Like attorneys aren't having enough trouble finding billable hours, the Electronic Frontier Foundation has released a short white paper to help people avoid getting into trouble when they put up a website to attack whatever restaurant messed up their takeout order or clothing store that wouldn't take back a pair of pants bought six months ago without a receipt.
It's the nature of modern man to react to such blantant injustices by putting up a website denouncing the company. In the olden days, you would have been powerless, as a lone consumer, to enact revenge. Well, you could come back at 2 a.m. and superglue their locks, I suppose, but not in the Age of Constant Video Surveillance, you can't.
So what you do is create iTotallyFreakinHatePalaceOfPants.com, in which you expose their history of anti-consumer villainy, hint at suppositions of Third World sweatshop labor, and digitally paint a moustache on their corporate mascot, Peter Pantsman. And what they do is send you, or your service provider, a cease and desist. In the one-in-2,000 situation in which Angry Web Guy has the tenacity and wallet to fight, legal work emerges and the wheels of commerce are greased.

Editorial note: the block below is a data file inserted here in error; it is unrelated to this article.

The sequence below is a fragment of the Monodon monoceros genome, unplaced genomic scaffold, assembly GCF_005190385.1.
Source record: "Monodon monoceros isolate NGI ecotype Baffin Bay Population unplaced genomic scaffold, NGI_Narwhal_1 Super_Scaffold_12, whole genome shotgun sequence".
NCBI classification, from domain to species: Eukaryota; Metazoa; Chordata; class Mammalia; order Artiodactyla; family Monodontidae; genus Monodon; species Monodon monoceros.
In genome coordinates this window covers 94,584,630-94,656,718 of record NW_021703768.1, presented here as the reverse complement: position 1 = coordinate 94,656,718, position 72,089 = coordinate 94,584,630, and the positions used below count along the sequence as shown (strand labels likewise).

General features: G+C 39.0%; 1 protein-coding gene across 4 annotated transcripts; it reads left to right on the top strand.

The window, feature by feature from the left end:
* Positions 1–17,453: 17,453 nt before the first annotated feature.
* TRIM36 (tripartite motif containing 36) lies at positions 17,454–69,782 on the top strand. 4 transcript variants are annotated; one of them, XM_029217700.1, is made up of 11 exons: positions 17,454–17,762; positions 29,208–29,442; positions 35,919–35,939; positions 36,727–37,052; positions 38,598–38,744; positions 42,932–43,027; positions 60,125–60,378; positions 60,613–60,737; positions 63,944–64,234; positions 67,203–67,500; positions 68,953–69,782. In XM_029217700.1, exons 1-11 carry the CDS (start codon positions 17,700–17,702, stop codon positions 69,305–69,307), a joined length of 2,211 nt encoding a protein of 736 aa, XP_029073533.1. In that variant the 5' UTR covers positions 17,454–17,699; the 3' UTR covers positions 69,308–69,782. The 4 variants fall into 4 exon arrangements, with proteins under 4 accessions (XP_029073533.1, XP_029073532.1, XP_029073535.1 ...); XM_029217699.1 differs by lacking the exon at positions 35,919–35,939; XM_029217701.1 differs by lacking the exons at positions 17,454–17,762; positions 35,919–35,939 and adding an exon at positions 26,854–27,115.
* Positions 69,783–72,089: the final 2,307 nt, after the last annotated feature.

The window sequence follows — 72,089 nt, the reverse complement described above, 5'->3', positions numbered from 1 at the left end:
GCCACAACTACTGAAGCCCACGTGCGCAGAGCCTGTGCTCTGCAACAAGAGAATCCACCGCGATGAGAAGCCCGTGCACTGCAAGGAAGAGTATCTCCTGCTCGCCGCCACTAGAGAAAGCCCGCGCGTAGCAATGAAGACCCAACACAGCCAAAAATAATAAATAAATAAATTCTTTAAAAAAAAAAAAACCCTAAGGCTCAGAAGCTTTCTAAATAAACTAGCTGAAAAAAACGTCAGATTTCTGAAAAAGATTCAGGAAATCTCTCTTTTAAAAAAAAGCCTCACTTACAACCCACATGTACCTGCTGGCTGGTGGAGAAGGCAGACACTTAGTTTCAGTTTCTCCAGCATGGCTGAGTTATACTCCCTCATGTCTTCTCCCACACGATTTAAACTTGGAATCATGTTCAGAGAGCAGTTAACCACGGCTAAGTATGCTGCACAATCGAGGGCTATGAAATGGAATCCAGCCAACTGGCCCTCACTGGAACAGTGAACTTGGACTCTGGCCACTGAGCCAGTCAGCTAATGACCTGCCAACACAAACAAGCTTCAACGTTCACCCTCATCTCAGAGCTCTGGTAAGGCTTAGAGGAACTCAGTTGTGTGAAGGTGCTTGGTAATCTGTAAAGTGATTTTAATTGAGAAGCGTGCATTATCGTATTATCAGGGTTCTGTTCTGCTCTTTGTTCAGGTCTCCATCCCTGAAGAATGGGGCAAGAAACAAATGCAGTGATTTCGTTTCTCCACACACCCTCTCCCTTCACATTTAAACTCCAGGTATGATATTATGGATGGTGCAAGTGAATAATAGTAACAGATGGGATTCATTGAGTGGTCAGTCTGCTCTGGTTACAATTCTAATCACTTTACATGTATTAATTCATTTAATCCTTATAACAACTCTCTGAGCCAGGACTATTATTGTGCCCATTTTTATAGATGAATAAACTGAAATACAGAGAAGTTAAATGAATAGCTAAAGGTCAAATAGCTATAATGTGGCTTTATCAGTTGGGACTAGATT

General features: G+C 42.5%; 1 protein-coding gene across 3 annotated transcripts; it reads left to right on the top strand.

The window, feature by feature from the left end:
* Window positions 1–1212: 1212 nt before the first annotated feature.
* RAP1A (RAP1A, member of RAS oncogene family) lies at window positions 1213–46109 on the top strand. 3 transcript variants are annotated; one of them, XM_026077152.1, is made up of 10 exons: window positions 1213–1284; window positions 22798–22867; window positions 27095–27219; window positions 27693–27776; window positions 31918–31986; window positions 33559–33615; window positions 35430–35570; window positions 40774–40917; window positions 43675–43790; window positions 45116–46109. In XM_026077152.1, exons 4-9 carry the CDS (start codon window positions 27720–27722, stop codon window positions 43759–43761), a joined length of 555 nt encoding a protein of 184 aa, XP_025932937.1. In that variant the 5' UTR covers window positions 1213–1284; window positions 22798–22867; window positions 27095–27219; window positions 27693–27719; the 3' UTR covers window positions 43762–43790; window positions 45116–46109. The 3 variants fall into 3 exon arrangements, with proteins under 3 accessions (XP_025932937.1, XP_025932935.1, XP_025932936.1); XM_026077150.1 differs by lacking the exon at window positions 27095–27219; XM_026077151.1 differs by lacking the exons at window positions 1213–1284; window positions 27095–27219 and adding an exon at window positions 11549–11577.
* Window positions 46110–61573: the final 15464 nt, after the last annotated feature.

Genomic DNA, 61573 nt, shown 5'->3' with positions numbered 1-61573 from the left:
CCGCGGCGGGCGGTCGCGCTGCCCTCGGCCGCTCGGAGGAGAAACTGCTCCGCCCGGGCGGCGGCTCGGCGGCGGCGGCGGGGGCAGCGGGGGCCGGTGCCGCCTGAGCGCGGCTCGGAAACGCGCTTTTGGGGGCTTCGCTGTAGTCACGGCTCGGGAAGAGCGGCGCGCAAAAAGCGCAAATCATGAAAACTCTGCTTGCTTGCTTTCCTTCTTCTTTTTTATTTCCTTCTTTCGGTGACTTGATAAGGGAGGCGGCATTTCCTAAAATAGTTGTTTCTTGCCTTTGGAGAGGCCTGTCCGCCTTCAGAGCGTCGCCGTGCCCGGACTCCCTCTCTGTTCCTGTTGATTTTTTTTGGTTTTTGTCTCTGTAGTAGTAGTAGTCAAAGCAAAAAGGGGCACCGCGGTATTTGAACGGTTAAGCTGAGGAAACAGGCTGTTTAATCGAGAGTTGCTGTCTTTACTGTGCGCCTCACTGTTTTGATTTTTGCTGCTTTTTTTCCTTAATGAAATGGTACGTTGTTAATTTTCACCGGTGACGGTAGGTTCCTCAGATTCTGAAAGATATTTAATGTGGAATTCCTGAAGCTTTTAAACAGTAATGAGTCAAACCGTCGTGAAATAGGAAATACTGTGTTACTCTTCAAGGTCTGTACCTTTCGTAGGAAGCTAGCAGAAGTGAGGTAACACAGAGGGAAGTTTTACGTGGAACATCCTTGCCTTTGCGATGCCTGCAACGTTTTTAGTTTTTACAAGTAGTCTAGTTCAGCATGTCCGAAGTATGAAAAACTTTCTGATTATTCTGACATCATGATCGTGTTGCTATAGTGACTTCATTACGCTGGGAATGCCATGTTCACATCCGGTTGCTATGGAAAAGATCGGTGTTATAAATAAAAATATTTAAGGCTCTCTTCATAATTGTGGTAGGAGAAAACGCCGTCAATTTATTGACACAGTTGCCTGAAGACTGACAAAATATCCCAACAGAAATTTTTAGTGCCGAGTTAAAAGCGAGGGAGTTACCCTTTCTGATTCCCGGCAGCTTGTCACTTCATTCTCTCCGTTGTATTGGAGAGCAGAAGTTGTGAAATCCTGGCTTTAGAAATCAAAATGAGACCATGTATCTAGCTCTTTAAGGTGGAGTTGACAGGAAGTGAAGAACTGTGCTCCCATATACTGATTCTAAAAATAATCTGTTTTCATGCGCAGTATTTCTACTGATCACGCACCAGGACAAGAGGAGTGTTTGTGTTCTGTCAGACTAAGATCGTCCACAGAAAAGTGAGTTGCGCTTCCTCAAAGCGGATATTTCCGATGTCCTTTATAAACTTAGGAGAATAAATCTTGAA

Enter the EFF. Via BoingBoing, we learn that the digital-rights advocacy group has unveiled a primer called Avoiding Gripes About Your Gripe (or Parody) Site. Not a bad starting point for the basement-dwelling crank who really wants to make McDonalds pay for that time his Quarter Pounder was tepid, or the serious objector who wants to, say, take on the recording industry or something. Or the law firm that laid him/her off.